The NHS needs to recognise cancer's long-term impact on people's lives, to plan better services and to develop more personalised care, says a leading charity.
'We need services which keep people well and at home, not services which sort the problem when people arrive in A&E," according to Ciaran Devane, chief executive of Macmillan Cancer Support.
Mr Devane was commenting on a new study launched by the charity which shows that 42% of people who die in the UK will have had a cancer diagnosis, and for 64% of them it is cancer which will cause their death.
The number of people living with cancer increased 35% in the UK during 1998-2008, rising from 1.5 million to 2 million, because more people are getting cancer but also, as treatment improves, people are surviving longer with the disease.
But the study, from Macmillan Cancer Support, shows that many cancer patients are suffering ongoing, long-term health problems. For example, among colorectal cancer patients who are still alive five to seven years after their diagnosis, 64% will have an ongoing health problem, 22% will have advanced cancers - including secondary cancer, metastatic cancer and secondary primary tumours, and 42% will be living with ongoing health problems such as cardiovascular and intestinal illnesses.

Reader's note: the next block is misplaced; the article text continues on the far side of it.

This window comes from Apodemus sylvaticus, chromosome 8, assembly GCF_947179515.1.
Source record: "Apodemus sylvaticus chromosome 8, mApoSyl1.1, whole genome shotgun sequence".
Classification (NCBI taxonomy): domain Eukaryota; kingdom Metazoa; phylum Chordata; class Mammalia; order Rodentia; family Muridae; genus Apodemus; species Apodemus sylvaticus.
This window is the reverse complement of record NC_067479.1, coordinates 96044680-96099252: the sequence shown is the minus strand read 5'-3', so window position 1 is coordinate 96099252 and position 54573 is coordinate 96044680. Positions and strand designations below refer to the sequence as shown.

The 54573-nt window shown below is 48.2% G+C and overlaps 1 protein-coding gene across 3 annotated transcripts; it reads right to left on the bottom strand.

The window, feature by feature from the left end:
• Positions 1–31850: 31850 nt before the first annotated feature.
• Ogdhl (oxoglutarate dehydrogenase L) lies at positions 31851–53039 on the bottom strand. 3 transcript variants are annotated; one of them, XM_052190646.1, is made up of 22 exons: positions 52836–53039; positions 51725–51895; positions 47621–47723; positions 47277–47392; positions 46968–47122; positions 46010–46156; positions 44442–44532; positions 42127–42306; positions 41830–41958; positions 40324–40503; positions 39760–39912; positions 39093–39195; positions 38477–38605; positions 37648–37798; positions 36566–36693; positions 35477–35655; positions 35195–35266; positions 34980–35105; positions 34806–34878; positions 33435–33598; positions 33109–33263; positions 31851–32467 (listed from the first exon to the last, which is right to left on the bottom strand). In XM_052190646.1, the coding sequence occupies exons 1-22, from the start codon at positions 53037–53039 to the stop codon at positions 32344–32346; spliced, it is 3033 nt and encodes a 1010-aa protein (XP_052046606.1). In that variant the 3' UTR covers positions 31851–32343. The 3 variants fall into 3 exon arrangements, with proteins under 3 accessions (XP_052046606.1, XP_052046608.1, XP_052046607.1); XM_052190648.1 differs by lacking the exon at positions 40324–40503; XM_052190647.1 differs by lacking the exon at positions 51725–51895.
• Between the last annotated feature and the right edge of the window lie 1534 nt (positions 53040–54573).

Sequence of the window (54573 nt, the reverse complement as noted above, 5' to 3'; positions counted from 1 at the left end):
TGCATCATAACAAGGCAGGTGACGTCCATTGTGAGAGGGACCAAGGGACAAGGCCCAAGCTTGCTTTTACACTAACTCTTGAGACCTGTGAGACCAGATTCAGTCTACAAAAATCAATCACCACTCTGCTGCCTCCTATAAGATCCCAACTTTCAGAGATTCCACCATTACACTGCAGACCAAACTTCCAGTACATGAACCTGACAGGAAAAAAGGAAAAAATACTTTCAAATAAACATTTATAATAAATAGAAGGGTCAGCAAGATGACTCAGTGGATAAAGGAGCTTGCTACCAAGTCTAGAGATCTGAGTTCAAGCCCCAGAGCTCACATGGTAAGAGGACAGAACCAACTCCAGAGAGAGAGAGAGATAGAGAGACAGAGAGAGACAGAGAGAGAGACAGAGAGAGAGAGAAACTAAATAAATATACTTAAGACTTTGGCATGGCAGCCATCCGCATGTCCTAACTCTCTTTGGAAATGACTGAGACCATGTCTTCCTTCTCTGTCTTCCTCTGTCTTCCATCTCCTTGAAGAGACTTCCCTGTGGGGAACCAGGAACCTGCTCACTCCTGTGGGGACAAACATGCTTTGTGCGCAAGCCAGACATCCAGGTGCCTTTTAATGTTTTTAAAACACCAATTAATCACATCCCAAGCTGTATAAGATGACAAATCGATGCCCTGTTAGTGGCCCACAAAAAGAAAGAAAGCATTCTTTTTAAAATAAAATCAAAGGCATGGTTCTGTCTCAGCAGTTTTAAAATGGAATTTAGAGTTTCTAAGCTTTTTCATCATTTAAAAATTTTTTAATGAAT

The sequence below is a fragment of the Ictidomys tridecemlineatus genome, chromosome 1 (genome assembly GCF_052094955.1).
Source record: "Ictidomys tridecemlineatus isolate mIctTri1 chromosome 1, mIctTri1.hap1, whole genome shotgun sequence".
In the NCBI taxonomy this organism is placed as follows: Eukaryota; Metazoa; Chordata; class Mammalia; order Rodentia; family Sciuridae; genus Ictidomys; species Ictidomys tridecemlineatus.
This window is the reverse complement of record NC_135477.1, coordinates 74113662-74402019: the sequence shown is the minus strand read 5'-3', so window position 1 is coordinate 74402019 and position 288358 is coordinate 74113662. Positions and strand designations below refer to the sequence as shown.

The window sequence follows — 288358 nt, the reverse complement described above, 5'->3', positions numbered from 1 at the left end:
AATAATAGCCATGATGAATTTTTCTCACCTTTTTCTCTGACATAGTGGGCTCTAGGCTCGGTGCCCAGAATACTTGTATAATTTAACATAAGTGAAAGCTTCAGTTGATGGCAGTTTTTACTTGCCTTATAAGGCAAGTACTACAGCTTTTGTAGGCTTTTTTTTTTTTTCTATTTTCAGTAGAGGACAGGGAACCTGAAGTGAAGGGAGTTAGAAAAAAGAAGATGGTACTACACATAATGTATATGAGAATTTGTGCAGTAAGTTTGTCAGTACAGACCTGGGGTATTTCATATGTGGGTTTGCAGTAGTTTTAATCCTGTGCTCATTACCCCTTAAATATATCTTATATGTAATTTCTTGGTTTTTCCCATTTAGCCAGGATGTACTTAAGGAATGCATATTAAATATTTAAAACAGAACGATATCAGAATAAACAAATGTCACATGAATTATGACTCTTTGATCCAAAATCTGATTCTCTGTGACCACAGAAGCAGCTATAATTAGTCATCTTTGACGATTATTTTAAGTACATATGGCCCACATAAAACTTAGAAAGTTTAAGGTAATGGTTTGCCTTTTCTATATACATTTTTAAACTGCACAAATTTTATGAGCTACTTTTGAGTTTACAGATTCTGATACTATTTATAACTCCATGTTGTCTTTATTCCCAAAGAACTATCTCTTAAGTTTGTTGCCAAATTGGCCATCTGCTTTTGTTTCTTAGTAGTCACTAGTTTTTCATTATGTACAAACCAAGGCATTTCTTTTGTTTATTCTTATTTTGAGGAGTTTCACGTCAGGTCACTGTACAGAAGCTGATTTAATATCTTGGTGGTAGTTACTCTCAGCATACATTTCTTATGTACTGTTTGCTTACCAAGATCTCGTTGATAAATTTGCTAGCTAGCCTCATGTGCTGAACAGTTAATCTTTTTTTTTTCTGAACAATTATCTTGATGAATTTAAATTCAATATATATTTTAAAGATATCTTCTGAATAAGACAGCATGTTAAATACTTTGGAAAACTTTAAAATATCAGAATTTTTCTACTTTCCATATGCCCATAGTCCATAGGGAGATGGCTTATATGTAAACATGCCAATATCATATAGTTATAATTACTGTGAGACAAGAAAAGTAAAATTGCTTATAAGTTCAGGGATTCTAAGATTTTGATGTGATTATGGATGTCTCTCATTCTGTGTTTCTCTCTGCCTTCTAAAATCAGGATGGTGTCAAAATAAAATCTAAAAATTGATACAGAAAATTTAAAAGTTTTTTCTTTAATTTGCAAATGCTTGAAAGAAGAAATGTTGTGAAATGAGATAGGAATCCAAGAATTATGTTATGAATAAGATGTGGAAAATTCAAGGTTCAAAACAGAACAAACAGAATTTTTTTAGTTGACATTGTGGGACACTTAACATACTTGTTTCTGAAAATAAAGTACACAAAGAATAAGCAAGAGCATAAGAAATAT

In contrast, just 36% will not have any ongoing health problems related to their cancer treatment, says the study.
These new data show, in more detail than ever before, that cancer patients are experiencing issues which require support several years after initial diagnosis and treatment, comments Mr Devane.
"There are currently two million people living with cancer in the UK and that number is doubling to four million over the next 20 years. Yet no-one thinks the country can afford to double its spending on cancer. We've therefore got to become twice as effective in how we spend that money," he said.
"We have a massive challenge ahead if we are to keep up with the relentless toll cancer takes on people's health, and the NHS must rise to it," he added.